In this post, I’ve summarized many of the key points made by the presenters that night. On the panel sat representatives from Facebook, LinkedIn, and Farmers Insurance.

What’s my social media strategy?
After a few minutes of introductions, CEO Clara Shih kicked off the evening with a brief presentation on the history behind Hearsay Social. Then she dove straight into the evening’s key topic: social media for marketers.
“Last year was very much the year of social media prioritization,” she said. “Everyone started asking, ‘what’s my social media strategy?’ Chief marketing officers started hiring social media managers and directors—roles that didn’t exist previously.

“This year we’ve seen a shift from social media strategy to social media execution. Now, and over the next eighteen months, people will be acting and building out those local pages and starting to reap benefits, whether that means driving revenue or simply building engagement and loyalty that ultimately leads to sales and referrals.”
Clara then noted how incredible it is that three in four CMOs have cited social media as a top priority at their organizations.
“Even if they don’t really understand why,” chimed in Ryon Harms.
Everyone laughed at Ryon’s perfectly-timed interjection, but it’s less funny how true the statement is. Indeed, we just shared data from a recent IBM study says that while 82% of CMOs plan to increase social media usage over the next few years, over half of them admit to being underprepared to carry out that task.
Local, social, and the new discovery revolution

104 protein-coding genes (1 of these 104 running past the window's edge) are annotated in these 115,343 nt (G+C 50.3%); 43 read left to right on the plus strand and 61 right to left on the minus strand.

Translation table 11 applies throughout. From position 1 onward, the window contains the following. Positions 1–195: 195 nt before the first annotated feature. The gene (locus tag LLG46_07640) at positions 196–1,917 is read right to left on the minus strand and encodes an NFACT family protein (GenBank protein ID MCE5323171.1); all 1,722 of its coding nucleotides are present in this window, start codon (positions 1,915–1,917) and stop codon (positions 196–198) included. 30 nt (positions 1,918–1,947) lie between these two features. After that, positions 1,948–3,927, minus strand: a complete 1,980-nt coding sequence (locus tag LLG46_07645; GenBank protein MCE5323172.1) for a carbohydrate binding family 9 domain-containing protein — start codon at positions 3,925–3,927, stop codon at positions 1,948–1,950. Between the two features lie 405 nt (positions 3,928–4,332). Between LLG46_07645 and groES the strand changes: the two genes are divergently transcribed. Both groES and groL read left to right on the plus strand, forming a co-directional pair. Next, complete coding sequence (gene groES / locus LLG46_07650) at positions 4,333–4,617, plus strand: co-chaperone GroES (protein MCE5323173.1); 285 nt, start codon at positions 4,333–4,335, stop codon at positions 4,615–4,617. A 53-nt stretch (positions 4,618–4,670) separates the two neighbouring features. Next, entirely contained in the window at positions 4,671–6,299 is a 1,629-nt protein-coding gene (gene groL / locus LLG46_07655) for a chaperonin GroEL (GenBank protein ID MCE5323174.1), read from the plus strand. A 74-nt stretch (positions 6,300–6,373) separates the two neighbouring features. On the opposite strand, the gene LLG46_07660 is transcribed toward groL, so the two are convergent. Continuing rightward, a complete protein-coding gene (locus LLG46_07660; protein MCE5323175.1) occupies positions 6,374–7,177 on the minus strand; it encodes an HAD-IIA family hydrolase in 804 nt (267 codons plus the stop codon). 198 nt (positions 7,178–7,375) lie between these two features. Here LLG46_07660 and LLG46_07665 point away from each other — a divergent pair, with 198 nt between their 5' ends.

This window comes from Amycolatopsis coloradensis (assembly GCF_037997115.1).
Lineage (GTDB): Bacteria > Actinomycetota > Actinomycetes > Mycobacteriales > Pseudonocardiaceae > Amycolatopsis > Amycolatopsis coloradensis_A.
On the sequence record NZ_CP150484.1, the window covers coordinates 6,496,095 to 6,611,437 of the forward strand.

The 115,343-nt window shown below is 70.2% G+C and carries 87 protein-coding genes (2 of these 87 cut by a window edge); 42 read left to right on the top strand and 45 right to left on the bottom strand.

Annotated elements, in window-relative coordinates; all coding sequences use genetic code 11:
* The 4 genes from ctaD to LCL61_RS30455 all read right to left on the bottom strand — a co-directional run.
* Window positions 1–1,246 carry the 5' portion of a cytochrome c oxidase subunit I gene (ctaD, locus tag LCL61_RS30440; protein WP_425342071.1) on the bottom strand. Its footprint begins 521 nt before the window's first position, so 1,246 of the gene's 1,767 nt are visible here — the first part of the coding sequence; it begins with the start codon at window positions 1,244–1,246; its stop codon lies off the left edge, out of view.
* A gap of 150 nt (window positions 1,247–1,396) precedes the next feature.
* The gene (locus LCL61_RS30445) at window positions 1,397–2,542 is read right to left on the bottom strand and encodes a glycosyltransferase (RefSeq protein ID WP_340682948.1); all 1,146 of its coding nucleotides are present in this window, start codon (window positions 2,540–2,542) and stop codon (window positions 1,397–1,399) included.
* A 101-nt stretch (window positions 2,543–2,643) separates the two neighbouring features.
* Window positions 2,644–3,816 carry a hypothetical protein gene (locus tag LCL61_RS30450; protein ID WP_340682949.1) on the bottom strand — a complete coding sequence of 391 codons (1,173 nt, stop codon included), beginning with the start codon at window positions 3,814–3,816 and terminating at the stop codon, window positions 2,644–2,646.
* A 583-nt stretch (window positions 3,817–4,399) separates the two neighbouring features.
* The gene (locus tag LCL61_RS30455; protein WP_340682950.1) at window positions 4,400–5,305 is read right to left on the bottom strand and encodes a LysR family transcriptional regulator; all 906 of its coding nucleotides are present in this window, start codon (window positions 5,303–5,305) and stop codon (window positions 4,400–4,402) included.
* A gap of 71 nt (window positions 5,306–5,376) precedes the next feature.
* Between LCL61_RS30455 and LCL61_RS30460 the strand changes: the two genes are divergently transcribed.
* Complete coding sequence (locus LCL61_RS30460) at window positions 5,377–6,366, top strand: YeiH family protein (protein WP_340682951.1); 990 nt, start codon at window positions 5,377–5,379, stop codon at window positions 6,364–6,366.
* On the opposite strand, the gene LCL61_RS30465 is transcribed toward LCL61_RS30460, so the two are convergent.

Clara then gave the floor to Emily White, the Sr. Director of Local at Facebook. Emily began by highlighting the Web’s transition from a place where we hide behind anonymity to a place that’s merely a digital version of the real world.

Back in 2000, “it seemed totally unreasonable that I would ever show my true identity online,” she said, sharing with the room her original, convoluted AOL alias.
But that was over a decade ago. “Today, if you’re online and not you, you’re creepy. You’re the weird one.”
Easily the largest social network in the world, Facebook now boasts 800 million active users and 200 million mobile users, which is why major brands from Levi’s to Starbucks are becoming hyper-social and hyper-local in all their marketing campaigns. Emily herself is thrilled about the convergence of social, mobile, and local forces because it encourages spontaneous social discovery.
With new geo-tagging features, “we’re getting a ton of information about where users are, which is actually really good [for businesses]. If they’re outside a clothing store or a bank, all of a sudden you can start getting that user information [and drive engagement].”
She offered up the example of Sprinkles Cupcakes, a boutique bakery that publishes “whisper codes,” short phrases that you can repeat in-store to receive a free cupcake. In a similar vein, Emily continued, a local Jamba Juice could encourage its patrons through Facebook that they should come early to avoid traffic sure to be brought on by the football game later that day.
Social media, professionally speaking
Next up was Scott Roberts, Head of Monetization Business Development at LinkedIn. While it may not be operating on the same scale as Facebook, the professional social network now has over 120 million members, with droves more added each month.
Scott began with a question: “How many people think of LinkedIn as a jobs site?”
Most hands went up.
“We get that a lot, and that’s understandable,” he continued. “We do have a major investment in talent and enabling companies to hire the best talent. What’s interesting is that only 10% of the activity on our site is actually people engaging in jobs content.”
Though he wouldn’t explicitly break down the other 90%, Scott said a lot of users are also participating in groups and reading company news. (LinkedIn has a partnership in place with Twitter to bring in tweets to LinkedIn’s streams.)
The latest, most important update to the LinkedIn platform gives companies the ability to post status updates to their company pages on the site. This new feature makes LinkedIn a much more potent social media marketing tool, in line with what businesses and brands have already been doing on Facebook and Twitter.